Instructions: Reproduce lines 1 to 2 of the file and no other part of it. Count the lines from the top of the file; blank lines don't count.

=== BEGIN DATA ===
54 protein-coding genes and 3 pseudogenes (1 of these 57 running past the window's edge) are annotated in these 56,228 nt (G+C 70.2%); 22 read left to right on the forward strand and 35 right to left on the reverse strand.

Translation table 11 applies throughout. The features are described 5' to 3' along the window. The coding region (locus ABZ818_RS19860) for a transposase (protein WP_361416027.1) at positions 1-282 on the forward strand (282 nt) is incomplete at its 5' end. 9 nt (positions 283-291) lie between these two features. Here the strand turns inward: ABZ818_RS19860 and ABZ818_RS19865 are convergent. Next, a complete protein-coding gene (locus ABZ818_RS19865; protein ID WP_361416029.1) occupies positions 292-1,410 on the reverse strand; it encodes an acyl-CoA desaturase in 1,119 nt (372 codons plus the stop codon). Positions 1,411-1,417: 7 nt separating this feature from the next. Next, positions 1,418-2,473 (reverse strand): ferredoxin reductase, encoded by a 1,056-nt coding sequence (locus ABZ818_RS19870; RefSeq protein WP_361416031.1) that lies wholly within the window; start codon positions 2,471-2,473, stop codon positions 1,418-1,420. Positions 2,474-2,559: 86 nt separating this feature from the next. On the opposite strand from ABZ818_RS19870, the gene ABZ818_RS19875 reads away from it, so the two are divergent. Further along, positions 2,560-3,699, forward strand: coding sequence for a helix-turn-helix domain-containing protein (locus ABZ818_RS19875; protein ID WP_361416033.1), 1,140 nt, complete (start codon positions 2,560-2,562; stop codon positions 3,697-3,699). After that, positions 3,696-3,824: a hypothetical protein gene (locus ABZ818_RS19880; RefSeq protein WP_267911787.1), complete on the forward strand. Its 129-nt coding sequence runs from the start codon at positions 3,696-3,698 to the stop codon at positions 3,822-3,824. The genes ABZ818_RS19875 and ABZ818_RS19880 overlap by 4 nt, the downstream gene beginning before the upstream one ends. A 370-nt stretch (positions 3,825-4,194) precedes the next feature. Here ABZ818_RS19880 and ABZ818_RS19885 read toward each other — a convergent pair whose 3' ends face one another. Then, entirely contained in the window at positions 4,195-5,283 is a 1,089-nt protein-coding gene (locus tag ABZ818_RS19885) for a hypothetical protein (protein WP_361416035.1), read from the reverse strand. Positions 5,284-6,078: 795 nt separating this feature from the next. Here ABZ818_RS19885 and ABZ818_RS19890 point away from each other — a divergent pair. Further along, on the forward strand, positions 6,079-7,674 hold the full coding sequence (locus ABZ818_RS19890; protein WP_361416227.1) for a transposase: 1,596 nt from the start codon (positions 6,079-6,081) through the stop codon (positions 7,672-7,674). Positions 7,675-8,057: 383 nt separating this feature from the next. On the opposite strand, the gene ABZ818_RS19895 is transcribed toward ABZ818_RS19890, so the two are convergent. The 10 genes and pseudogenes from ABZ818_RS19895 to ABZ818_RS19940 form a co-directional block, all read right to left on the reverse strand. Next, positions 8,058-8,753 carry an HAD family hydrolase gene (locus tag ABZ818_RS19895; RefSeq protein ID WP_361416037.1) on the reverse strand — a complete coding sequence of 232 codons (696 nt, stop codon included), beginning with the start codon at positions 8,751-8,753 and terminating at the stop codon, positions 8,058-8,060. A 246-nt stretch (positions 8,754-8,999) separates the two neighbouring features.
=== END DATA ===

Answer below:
54 protein-coding genes and 3 pseudogenes (1 of these 57 running past the window's edge) are annotated in these 56,228 nt (G+C 70.2%); 22 read left to right on the forward strand and 35 right to left on the reverse strand.

Translation table 11 applies throughout. The features are described 5' to 3' along the window. The coding region (locus ABZ818_RS19860) for a transposase (protein WP_361416027.1) at positions 1-282 on the forward strand (282 nt) is incomplete at its 5' end. 9 nt (positions 283-291) lie between these two features. Here the strand turns inward: ABZ818_RS19860 and ABZ818_RS19865 are convergent. Next, a complete protein-coding gene (locus ABZ818_RS19865; protein ID WP_361416029.1) occupies positions 292-1,410 on the reverse strand; it encodes an acyl-CoA desaturase in 1,119 nt (372 codons plus the stop codon). Positions 1,411-1,417: 7 nt separating this feature from the next. Next, positions 1,418-2,473 (reverse strand): ferredoxin reductase, encoded by a 1,056-nt coding sequence (locus ABZ818_RS19870; RefSeq protein WP_361416031.1) that lies wholly within the window; start codon positions 2,471-2,473, stop codon positions 1,418-1,420. Positions 2,474-2,559: 86 nt separating this feature from the next. On the opposite strand from ABZ818_RS19870, the gene ABZ818_RS19875 reads away from it, so the two are divergent. Further along, positions 2,560-3,699, forward strand: coding sequence for a helix-turn-helix domain-containing protein (locus ABZ818_RS19875; protein ID WP_361416033.1), 1,140 nt, complete (start codon positions 2,560-2,562; stop codon positions 3,697-3,699). After that, positions 3,696-3,824: a hypothetical protein gene (locus ABZ818_RS19880; RefSeq protein WP_267911787.1), complete on the forward strand. Its 129-nt coding sequence runs from the start codon at positions 3,696-3,698 to the stop codon at positions 3,822-3,824. The genes ABZ818_RS19875 and ABZ818_RS19880 overlap by 4 nt, the downstream gene beginning before the upstream one ends. A 370-nt stretch (positions 3,825-4,194) precedes the next feature. Here ABZ818_RS19880 and ABZ818_RS19885 read toward each other — a convergent pair whose 3' ends face one another. Then, entirely contained in the window at positions 4,195-5,283 is a 1,089-nt protein-coding gene (locus tag ABZ818_RS19885) for a hypothetical protein (protein WP_361416035.1), read from the reverse strand. Positions 5,284-6,078: 795 nt separating this feature from the next. Here ABZ818_RS19885 and ABZ818_RS19890 point away from each other — a divergent pair. Further along, on the forward strand, positions 6,079-7,674 hold the full coding sequence (locus ABZ818_RS19890; protein WP_361416227.1) for a transposase: 1,596 nt from the start codon (positions 6,079-6,081) through the stop codon (positions 7,672-7,674). Positions 7,675-8,057: 383 nt separating this feature from the next. On the opposite strand, the gene ABZ818_RS19895 is transcribed toward ABZ818_RS19890, so the two are convergent. The 10 genes and pseudogenes from ABZ818_RS19895 to ABZ818_RS19940 form a co-directional block, all read right to left on the reverse strand. Next, positions 8,058-8,753 carry an HAD family hydrolase gene (locus tag ABZ818_RS19895; RefSeq protein ID WP_361416037.1) on the reverse strand — a complete coding sequence of 232 codons (696 nt, stop codon included), beginning with the start codon at positions 8,751-8,753 and terminating at the stop codon, positions 8,058-8,060. A 246-nt stretch (positions 8,754-8,999) separates the two neighbouring features.